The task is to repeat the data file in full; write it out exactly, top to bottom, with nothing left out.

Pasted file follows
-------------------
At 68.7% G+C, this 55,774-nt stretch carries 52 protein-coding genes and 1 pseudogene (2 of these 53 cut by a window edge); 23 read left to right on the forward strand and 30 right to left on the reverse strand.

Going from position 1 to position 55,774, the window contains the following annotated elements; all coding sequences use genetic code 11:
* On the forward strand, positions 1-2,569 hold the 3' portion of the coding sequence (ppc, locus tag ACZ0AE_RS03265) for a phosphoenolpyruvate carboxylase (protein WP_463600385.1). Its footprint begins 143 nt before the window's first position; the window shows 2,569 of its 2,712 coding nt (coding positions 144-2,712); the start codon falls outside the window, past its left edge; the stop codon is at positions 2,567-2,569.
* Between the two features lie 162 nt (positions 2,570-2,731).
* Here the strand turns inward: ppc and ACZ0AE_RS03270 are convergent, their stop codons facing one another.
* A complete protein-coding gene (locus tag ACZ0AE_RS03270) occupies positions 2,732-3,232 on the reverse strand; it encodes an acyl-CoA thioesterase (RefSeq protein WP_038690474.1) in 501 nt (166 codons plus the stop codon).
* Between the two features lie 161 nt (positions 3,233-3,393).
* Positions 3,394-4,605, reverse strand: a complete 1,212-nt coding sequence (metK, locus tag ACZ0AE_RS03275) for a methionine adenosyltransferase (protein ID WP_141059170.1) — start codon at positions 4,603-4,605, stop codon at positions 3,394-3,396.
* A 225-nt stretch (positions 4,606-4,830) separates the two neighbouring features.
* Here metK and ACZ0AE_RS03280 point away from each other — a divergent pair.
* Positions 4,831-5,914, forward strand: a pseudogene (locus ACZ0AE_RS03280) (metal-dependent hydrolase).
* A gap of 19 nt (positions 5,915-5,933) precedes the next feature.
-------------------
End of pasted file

At 68.7% G+C, this 55,774-nt stretch carries 52 protein-coding genes and 1 pseudogene (2 of these 53 cut by a window edge); 23 read left to right on the forward strand and 30 right to left on the reverse strand.

Going from position 1 to position 55,774, the window contains the following annotated elements; all coding sequences use genetic code 11:
* On the forward strand, positions 1-2,569 hold the 3' portion of the coding sequence (ppc, locus tag ACZ0AE_RS03265) for a phosphoenolpyruvate carboxylase (protein WP_463600385.1). Its footprint begins 143 nt before the window's first position; the window shows 2,569 of its 2,712 coding nt (coding positions 144-2,712); the start codon falls outside the window, past its left edge; the stop codon is at positions 2,567-2,569.
* Between the two features lie 162 nt (positions 2,570-2,731).
* Here the strand turns inward: ppc and ACZ0AE_RS03270 are convergent, their stop codons facing one another.
* A complete protein-coding gene (locus tag ACZ0AE_RS03270) occupies positions 2,732-3,232 on the reverse strand; it encodes an acyl-CoA thioesterase (RefSeq protein WP_038690474.1) in 501 nt (166 codons plus the stop codon).
* Between the two features lie 161 nt (positions 3,233-3,393).
* Positions 3,394-4,605, reverse strand: a complete 1,212-nt coding sequence (metK, locus tag ACZ0AE_RS03275) for a methionine adenosyltransferase (protein ID WP_141059170.1) — start codon at positions 4,603-4,605, stop codon at positions 3,394-3,396.
* A 225-nt stretch (positions 4,606-4,830) separates the two neighbouring features.
* Here metK and ACZ0AE_RS03280 point away from each other — a divergent pair.
* Positions 4,831-5,914, forward strand: a pseudogene (locus ACZ0AE_RS03280) (metal-dependent hydrolase).
* A gap of 19 nt (positions 5,915-5,933) precedes the next feature.